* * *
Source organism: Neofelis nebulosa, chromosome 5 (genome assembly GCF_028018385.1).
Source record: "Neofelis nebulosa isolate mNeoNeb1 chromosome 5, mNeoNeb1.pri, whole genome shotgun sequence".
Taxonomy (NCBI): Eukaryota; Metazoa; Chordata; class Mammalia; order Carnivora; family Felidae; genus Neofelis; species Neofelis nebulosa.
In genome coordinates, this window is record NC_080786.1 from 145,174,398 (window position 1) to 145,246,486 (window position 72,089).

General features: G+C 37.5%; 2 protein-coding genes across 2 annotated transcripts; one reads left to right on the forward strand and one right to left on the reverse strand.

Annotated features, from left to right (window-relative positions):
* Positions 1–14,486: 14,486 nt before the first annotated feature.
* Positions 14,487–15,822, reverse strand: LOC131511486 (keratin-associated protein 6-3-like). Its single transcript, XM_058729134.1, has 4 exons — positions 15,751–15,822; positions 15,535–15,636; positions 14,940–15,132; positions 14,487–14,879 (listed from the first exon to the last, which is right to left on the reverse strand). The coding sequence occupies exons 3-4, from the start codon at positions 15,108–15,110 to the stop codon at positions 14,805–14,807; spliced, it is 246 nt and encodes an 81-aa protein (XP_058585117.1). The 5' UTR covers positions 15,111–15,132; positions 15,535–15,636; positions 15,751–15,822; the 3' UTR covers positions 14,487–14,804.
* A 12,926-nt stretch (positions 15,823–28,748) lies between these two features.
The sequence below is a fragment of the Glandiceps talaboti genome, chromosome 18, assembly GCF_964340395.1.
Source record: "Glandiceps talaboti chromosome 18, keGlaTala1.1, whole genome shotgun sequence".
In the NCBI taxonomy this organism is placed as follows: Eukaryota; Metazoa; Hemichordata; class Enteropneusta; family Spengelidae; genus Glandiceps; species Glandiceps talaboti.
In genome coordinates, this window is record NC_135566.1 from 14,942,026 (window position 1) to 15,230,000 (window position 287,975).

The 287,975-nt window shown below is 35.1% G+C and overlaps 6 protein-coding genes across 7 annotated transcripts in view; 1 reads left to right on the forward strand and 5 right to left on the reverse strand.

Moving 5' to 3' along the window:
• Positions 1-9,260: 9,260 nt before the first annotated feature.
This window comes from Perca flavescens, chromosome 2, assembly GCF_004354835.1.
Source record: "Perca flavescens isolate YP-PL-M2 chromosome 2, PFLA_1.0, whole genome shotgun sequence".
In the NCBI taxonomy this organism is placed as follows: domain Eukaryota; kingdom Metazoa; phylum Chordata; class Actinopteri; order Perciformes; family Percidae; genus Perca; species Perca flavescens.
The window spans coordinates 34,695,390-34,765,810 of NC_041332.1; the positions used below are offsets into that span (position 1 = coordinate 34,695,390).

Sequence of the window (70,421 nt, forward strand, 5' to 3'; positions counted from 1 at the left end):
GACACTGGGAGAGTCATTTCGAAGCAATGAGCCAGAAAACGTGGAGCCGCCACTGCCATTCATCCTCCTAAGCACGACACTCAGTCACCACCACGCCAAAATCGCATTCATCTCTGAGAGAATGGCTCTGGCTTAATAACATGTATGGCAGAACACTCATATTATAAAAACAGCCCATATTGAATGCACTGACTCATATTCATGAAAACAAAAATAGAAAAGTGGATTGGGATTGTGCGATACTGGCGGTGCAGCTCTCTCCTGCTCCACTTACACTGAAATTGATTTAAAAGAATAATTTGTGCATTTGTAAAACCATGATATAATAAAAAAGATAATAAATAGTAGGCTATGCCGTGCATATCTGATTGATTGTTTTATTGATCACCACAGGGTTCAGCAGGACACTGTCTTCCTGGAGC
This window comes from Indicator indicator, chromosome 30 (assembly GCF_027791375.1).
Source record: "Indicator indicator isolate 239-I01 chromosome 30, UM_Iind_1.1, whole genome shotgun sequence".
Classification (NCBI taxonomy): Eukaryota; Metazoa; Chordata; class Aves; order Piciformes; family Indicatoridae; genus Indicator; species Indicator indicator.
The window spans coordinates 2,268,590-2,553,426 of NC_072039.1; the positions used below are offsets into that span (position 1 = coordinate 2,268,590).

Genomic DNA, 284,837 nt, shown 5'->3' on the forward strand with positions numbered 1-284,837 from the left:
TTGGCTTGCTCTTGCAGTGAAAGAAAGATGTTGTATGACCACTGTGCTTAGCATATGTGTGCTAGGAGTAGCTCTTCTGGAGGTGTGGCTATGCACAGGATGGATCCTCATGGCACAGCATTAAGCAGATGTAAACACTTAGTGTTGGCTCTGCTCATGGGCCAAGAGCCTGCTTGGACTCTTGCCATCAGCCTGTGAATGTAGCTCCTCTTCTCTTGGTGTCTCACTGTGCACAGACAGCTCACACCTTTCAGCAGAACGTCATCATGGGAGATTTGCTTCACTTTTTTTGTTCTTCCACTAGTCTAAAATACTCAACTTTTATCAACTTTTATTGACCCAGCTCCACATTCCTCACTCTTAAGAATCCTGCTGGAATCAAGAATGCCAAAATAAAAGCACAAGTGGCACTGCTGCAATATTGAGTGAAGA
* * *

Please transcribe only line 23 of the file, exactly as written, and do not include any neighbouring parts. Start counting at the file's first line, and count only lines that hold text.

This window comes from Indicator indicator, chromosome 30 (assembly GCF_027791375.1).